[quote]I am more than glad to have sold my long term brazilian bonds. I dont know if the prices I see are correct but looks like they are also trading at over 15 % or many many points below the price I sold them.[/quote]

      I think you did the right thing. But keep the farmland in BA to produce BBC (or any other crops).

      [quote]Joao : the Brazilian interest rates have nothing to do with elections but due to world commodities prices. I just saw that now the 3 months Braziiian rates are at 13,04 %, 6 months at 13,63, 12 months 14,84, 2 years at 15,53 %.
      These rates are not determined by your government or Central Bank but by the FREE MARKET !!!![/quote]

      I am not sure Ch.c. You know as well as I do that in this country, the governmental interference in the “Free Market” is too much and one can lose money by Presidential decree. Read the news in the following link and give me your comments:

      [url]http://www.estadao.com.br/estadaodehoje/20080706/not_imp201220,0.php[/url]

    • João da Silva

      Jon
      [quote]I went to Mackenzie, then dropped out in my first year…. [/quote]

      Because of the stiff competition, eh? 😀

    • JAY GLENN

      Survey results
      Surveys, statistical reports can be manipulated to say any thing. The truth of the mater is that every thing is relevant to where you are on the food chain.

    • ch.c.

      Jon is too bright to have gone to SP university
      or too Scotchbright if you know what it is !!!!!

      To Jon on the happiest countries :
      for your info only doubtful Iceland and Ireland will stay on the top 10 next year because both countries have by now huge problems such as very high inflation for Iceland and real estate collapse for Ireland !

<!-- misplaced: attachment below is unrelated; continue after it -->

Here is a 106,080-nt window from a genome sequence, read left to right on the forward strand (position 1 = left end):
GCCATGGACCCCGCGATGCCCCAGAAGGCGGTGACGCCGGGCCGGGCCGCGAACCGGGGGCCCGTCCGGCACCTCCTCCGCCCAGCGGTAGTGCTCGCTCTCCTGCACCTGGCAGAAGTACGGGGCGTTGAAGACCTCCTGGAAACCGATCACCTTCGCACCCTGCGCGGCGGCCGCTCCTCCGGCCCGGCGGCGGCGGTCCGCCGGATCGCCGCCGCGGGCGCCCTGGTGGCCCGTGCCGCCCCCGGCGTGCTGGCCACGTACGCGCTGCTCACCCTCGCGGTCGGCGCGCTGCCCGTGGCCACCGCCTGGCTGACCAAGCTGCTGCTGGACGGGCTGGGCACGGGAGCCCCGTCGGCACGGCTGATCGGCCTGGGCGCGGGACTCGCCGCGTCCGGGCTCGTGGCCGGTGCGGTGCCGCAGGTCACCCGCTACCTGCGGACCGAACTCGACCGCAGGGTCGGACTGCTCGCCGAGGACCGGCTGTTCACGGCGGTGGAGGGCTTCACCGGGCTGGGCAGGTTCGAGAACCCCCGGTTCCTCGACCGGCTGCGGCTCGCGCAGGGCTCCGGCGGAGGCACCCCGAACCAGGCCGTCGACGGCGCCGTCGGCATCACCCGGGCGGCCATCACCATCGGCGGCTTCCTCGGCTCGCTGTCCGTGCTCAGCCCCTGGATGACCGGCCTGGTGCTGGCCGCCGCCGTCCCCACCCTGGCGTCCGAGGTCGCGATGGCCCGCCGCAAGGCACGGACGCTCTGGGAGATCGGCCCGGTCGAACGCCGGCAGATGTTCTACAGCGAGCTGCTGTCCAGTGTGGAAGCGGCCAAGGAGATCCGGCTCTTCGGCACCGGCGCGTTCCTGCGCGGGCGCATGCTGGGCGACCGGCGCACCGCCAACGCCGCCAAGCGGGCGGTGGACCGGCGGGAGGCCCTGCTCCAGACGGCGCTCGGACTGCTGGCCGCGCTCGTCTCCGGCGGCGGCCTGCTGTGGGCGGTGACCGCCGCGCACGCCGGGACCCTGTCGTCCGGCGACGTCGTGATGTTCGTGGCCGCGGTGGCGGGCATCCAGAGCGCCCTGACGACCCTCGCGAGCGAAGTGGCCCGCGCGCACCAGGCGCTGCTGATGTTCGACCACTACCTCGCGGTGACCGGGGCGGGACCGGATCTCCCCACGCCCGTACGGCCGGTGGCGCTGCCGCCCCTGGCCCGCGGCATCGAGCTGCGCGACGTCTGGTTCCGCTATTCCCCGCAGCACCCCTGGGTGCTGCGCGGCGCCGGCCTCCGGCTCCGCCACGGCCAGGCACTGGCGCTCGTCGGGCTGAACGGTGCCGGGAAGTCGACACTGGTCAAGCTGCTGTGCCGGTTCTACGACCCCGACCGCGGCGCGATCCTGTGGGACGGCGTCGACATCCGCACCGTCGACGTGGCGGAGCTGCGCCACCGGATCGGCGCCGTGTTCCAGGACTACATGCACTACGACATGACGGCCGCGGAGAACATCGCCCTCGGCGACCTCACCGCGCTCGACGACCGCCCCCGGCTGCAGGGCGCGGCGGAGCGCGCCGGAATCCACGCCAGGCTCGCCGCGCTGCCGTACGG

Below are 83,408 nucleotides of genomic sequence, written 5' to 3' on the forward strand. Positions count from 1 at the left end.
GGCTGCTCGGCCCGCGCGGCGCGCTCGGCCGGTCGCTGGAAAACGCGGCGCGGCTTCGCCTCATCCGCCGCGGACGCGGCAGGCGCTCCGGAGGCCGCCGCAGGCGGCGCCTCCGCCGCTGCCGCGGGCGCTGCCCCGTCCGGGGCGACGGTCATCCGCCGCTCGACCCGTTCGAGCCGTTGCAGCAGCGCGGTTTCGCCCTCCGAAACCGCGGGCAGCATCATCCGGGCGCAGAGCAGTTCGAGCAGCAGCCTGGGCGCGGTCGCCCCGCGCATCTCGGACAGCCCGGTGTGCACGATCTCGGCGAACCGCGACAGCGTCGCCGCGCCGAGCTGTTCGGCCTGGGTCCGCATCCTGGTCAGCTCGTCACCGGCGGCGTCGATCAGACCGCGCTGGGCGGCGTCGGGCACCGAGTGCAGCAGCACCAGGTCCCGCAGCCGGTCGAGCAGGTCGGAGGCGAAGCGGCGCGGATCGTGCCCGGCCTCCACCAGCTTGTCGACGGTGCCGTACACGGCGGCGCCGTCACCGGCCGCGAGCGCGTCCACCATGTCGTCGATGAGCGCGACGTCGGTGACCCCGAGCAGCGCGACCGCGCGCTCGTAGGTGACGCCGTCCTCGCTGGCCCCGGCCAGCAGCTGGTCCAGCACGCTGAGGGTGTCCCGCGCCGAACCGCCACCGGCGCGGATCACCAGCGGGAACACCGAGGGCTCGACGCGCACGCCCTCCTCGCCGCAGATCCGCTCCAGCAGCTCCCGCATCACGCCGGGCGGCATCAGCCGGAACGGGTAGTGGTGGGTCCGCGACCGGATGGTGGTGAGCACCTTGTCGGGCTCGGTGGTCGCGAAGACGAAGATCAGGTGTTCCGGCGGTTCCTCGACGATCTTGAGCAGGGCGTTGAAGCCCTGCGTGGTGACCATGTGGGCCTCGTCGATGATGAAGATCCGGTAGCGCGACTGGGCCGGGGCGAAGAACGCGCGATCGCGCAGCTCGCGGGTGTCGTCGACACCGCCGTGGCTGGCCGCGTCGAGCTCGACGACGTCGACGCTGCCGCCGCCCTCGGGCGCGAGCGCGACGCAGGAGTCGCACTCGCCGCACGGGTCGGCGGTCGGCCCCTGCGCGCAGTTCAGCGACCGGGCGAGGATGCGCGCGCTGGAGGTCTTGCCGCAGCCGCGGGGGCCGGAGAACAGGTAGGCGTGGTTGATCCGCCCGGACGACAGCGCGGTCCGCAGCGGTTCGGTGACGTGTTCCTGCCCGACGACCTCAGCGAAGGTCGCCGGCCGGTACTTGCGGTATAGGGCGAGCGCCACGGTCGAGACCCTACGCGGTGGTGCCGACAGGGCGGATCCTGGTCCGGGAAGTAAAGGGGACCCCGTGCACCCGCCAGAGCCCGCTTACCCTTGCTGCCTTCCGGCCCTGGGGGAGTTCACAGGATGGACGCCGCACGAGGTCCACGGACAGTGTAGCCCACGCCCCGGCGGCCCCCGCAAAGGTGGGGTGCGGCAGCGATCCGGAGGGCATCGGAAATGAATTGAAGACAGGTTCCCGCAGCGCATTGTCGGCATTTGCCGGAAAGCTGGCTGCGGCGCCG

I just read today than around 90 % of Ireland rela estate is on short term mortgage rate, Spain at 98 % !
      And the European Central bank has just increased their rates. Not by much. But still t mortage rates are renewed at TWICE the rate of 3-4 years ago ! Ireland already annouced they are going to subsidizes their mortgage rates.
      WE HAVE NOT SEEN ANYTHING YET !
      Many european banks (including UBS) have taken huge losses in the U.S. subprimes but now these same banks (but not UBS) will have to swallow the European subprimes mortgages.
      Same in other countries. In Morocco for example they lent 110 % of the real estate prices….so that they effectively lent for the….furnitures !!!!!!! True !

      Joao : the Brazilian interest rates have nothing to do with elections but due to world commodities prices. I just saw that now the 3 months Braziiian rates are at 13,04 %, 6 months at 13,63, 12 months 14,84, 2 years at 15,53 %.
      These rates are not determined by your government or Central Bank but by the FREE MARKET !!!!

      I am more than glad to have sold my long term brazilian bonds. I dont know if the prices I see are correct but looks like they are also trading at over 15 % or many many points below the price I sold them.

      And if the US$ reverse and at the same time there is a reversal in the commodities……Brazilian (and other emerging countries) rates can zoom up a lot and ALSO have their currencies starting a bear market. Some emerging countries currencies have already lost 8-10 % against the US$ despite it is near the low against the Euro and the Brl.

      Joao, dont you remember what I said a while ago : the USA became the best emerging market on earth ?
      I still believe it for the next 3 years or so !

    • jon

      I went to Mackenzie, then dropped out in my first year….

      on a lighter note Ch C, your country did well on the happiness chart:

      Denmark is the most happy and Zimbabwe is the least happy country as determined by the latest survey from the World Values Survey. According to MSNBC, the survey has been conducted since 1981 and asks two questions À¢€œTaking all things together, would you say you are very happy, rather happy, not very happy, not at all happy?À¢€Â And, À¢€œAll things considered, how satisfied are you with your life as a whole these days?À¢€Â The top happiest countries in order are:

      Happiest Countries:

      Denmark
      Puerto Rico
      Colombia
      Northern Ireland
      Iceland
      Switzerland
      Ireland
      the Netherlands
      Canada
      Sweden

    • João da Silva

      Ch.c
      Thanks for the comments.

      [quote]The risk of such a fall is small near-term as the dollar stays weak,” Dennis wrote. “The timing of a major correction in commodity prices is more likely to be into year-end as the U.S. economy and the dollar finally rebound.”